libra

The super-secret, ever-so-intriguing backstory behind the images chosen to accompany these “My Writers” posts is this: as often as I can, I try to select the book cover that corresponds to the specific edition of the title that was my first complete exposure to the author in question, their first book which I read from cover to cover. That won’t always be the case, in part because the interweb doesn’t necessarily have absolutely everything out there for the taking (or, for that matter, for the downloading, subsequent storing on my Photobucket account and sharing with the world). Also because there may simply be times–as is the case with the next installment of this feature–when I can’t say with confidence which novel was my first actual reading experience. I share this now not because of a similar dilemma with the work of Don DeLillo, but because this is the first time that I’m sorely tempted to break my own rule and put a different dust jacket up there.

Instead, I’ll follow my typical trajectory and begin at the beginning. My beginning, anyway. Libra was first published in the summer of 1988. He was no newcomer at this point, having published novels with some regularity since 1971 (it is his tenth novel, although arriving at that number requires the inclusion of 1980’s Amazons, a book which he’s apparently never publicly acknowledged is his handiwork), but it was an especially key release. Libra was the follow-up to White Noise, his smartly satirical breakthrough from 1985. More so than any other time in his career to that point, the literary world was paying keen attention to what he would deliver. He delivered an abstract {tour de force} which imagined the life of Lee Harvey Oswald and the shady machinations that led to a blood-spattered Lincoln Continental in Dallas one sunny November afternoon.

I’d never read anything like this before. The prose was deliberately, strikingly oblique, extracting meaning from language that wasn’t poetic in a flowery sense but as a kind of terse, damaged blank verse. The descriptions were simultaneously vivid and elusive, the dialogue like echoing whip cracks and the story burrowed into the roiling psyches of its various characters with an almost shocking relentlessness. My taste has previously been resolutely straightforward, favoring novelists who told a story directly and clearly. It was stunning to discover someone who treated language like percolating mercury that could barely be contained. It thrilled me and staggered me in equal measure. My recollection is that it took me a long time to get through the book and reading it required an uncommon intensity of concentration. It was quite a while before I mustered the nerve to crack a DeLillo book again.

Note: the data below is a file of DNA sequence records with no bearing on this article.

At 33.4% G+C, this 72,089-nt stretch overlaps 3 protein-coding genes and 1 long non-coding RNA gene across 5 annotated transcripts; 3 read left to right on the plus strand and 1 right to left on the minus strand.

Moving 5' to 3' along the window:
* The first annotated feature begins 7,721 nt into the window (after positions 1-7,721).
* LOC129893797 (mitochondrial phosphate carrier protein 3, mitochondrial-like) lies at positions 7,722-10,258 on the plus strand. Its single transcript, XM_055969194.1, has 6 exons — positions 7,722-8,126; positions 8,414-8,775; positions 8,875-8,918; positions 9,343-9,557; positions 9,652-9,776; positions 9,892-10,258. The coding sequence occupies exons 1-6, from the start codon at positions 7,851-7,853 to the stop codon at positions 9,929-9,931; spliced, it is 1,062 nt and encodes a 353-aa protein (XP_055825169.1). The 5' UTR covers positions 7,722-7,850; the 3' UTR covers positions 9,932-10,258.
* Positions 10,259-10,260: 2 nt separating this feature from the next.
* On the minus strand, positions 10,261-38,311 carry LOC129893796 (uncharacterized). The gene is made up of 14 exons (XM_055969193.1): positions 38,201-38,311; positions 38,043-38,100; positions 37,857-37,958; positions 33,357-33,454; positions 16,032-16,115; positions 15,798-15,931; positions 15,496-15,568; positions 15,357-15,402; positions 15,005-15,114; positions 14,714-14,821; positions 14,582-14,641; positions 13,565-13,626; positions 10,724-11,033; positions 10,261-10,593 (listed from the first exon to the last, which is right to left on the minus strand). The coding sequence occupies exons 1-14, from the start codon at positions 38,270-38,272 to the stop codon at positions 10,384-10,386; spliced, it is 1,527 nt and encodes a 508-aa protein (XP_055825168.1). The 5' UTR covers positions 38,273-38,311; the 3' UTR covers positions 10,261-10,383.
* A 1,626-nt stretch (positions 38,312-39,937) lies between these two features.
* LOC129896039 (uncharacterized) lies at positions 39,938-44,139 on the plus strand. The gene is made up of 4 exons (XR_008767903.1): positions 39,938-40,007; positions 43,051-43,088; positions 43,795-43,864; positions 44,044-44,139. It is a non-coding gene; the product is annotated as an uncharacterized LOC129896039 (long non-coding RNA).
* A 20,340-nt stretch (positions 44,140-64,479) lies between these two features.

But the next one I read made me an eternal convert. DeLillo had been admirably prolific throughout his career to that point, never going more than three years (again, as along as Amazons is included) without a new effort. In fact, it was three years after Libra that his next book came out, 1991’s Mao II. Then came the first extended gap, the end of which brought the mammoth Underworld in the fall of 1997. At 827 pages in its hardback first edition, the novel was pure astonishment, wrapping together nearly a half-century of American life in a deliriously ambitious narrative that ostensibly centers on a waste management executive named Nick Shay but sometimes feels as if it’s managed the embed the totality of endlessly messy life right onto the page. When I finished it, I was convinced that I’d read something that would eventually find its place into the canon alongside the most revered works of Fitzgerald, Hemingway, Steinbeck and the like, effectively defining an entire era in its tumultuous paragraphs. If nothing else, I’m confident that the novel’s lengthy prologue–titled “The Triumph of Death” in the book, titled “Pafko at the Wall” when it was published on its own five years earlier–stands as one of the singular writing achievements of the twentieth century.

I’ve read other DeLillo works since (even backtracking to White Noise), but Underworld remains my touchstone. It’s not just the exemplar of what I hope to discover any time I crack a DeLillo novel, but indeed anytime I give myself over to fiction. I want to be transported, stunned, turned around. I want the feeling of being enervated and energized at the same time, a completely paradoxical sensation that I would think impossible if Underworld hadn’t proved the contrary all those years ago. In a literal sense, my journey with DeLillo began with Libra. In a truer sense, it was with Underworld.

underworld

There. That does make me feel better.

Previously…
An Introduction
Margaret Atwood
Anne Tyler
Michael Chabon
Ian McEwan

29 thoughts on “My Writers: Don DeLillo

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